Plastic surgery of Ganesh was done but not by Shiva:Testimony of our glorious past
In recent past, we had political leaders raking up our ancient sciences. Modi commented on Ganesh maybe a handiwork of plastic surgery. Maybe correct, only am doubtful whether Shiva did it. In the treatise of Sushruta Samhita,for instance, Sushruta writes about grafting a piece of skin from the cheek to the nose around 600 BCE. He also lays out instructions for how to reconstruct a nose with a flap of living skin carved from the cheek, treating it with liquorice and sandalwood. Europeans did not perfect rhinoplasty until the 19th century.
Shalihotra, perhaps the world’s first recorded veterinarian, wrote a long treatise on the care of horses some thousand years before that. He not only recommended what medicines to give horses when they were ill, but also detailed surgical procedures such as eye operations and bloodletting.
The Conch clearly exhibits the Fibonacci pattern, or the ‘golden rations’. And clearly, it is that symmetry which causes the Conch to produce such amazing sound vibrations. Newton, Copernicus, Kepler and Galileo had been beaten to their famous “discoveries” by an unknown and unsung Indian centuries earlier with reference to Pythagoras theorem. The Sulba Sutras, composed between 800 and 500 B.C., demonstrate that India had Pythagoras’ theorem before the great Greek was born, and a way of getting the square root of 2 correct to five decimal places. (Vedic Indians solved square roots in order to build sacrificial altars of the proper size). In fact if one goes through the verses of Kurushetra war, some of the formations were a complex geometric pattern. The Kerala mathematician Nilakantha wrote sophisticated explanations of the irrationality of “pi” before the West had heard of the concept.
The Rig Veda asserted that gravitation held the universe together 24 centuries before the apple fell on Newton’s head. The Siddhantas are amongst the world’s earliest texts on astronomy and mathematics; the Surya Siddhanta, written about 400 A.D., includes a method for finding the times of planetary ascensions and eclipses. Lost Discoveries, by Dick Teresi, a comprehensive study of the ancient non-Western foundations of modern science, mentions clearly: “Two hundred years before Pythagoras,” writes Teresi, “philosophers in northern India had understood that gravitation held the solar system together, and that therefore the sun, the most massive object, had to be at its centre.”
Aryabhata, in 499 A.D., explained that the daily rotation of the earth on its axis is what accounted for the daily rising and setting of the sun (his ideas were so far in advance of his time that many later editors of his “Aryabhatiya” altered the text to save his reputation from what they thought were serious errors). Aryabhata conceived of the elliptical orbits of the planets a thousand years before Kepler, in the West, came to the same conclusion. He even estimated the value of the year at 365 days, six hours, 12 minutes and 30 seconds; in this he was only a few minutes off (the correct figure is just under 365 days and six hours). The translation of the Aryabhatiya into Latin in the 13th Century gained him lot of European followers.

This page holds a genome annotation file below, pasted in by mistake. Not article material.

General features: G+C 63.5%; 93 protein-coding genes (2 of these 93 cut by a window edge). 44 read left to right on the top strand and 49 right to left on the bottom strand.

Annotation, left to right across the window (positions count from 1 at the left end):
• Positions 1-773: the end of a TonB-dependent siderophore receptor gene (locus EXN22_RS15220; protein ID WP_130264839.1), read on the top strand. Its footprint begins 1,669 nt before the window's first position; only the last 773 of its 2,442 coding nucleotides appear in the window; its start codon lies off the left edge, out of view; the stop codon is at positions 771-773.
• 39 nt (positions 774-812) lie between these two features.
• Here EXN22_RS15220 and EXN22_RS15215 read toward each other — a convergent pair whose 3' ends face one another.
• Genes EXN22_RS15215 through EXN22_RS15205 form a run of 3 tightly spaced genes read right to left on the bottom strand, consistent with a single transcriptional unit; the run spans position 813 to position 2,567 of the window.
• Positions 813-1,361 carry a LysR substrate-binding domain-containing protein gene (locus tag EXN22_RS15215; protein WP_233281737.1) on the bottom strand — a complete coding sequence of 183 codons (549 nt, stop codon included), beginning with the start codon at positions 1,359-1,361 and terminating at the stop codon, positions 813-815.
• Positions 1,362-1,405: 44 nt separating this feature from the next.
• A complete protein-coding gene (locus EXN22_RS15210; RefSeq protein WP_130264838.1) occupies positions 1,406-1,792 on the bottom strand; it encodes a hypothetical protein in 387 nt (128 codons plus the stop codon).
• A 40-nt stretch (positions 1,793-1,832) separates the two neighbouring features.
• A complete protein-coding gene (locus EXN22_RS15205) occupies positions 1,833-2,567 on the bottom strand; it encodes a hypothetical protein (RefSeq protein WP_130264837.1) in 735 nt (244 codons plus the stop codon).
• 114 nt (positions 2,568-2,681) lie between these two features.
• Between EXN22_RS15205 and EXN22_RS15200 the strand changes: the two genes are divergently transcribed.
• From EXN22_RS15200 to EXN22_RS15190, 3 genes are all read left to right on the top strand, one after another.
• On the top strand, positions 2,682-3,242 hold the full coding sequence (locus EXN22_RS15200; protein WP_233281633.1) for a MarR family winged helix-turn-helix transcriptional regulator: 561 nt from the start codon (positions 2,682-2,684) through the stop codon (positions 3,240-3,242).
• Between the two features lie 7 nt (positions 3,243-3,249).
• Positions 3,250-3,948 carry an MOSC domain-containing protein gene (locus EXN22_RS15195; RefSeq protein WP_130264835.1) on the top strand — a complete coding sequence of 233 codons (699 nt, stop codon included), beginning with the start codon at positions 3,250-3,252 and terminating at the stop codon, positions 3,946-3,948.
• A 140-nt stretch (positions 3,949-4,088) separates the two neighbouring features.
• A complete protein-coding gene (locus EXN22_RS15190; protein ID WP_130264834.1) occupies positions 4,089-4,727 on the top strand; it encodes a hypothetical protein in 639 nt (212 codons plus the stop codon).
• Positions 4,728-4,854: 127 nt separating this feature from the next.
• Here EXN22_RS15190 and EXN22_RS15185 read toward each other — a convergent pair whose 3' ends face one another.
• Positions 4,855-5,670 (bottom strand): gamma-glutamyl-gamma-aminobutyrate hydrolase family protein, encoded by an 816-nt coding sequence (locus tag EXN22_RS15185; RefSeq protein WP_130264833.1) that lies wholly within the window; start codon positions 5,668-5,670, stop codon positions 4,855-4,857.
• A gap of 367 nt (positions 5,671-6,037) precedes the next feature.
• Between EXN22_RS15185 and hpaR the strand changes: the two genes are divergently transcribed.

By the Fifth Century A.D., Indians had calculated that the age of the earth was 4.3 billion years; as late as the 19th Century, English scientists believed the earth was a hundred million years old, and it is only in the late 20th Century that Western scientists have come to estimate the earth to be about 4.6 billion years old. India invented modern numerals (known to the world as “Arabic” numerals because the West got them from the Arabs, who learnt them from us!). An Indian who first conceived of the zero, shunya; the concept of nothingness, shunyata, integral to Hindu and Buddhist thinking, simply did not exist in the West. Modern mathematics would have impossible without the zero and the decimal system. Just read a string of Roman numbers to understand this. Indian mathematicians invented negative numbers as well. The concept of infinite sets of rational numbers was understood by Jain thinkers in the Sixth Century B.C. The “Bakhshali manuscript”, 70 leaves of bark dating back to the early centuries of the Christian era, reveals fractions, simultaneous equations, quadratic equations, geometric progressions and even calculations of profit and loss, with interest. Indian numbers probably arrived in the Arab world in 773 A.D. with the emissaries sent by the Hindu ruler of Sind to the court of the Caliph al-Mansur. This gave rise to the famous arithmetical text of al-Khwarizmi, written around 820 A.D., which contains a detailed exposition of Indian mathematics, in particular the usefulness of the zero. It was al-Khwarizmi who is credited with the invention of algebra, though he properly credits Indians for it himself.
We need to use the past as a springboard, not as a battlefield, a phrase that I borrowed from Dr Tharoor. Request all not to do partisan politics with our history.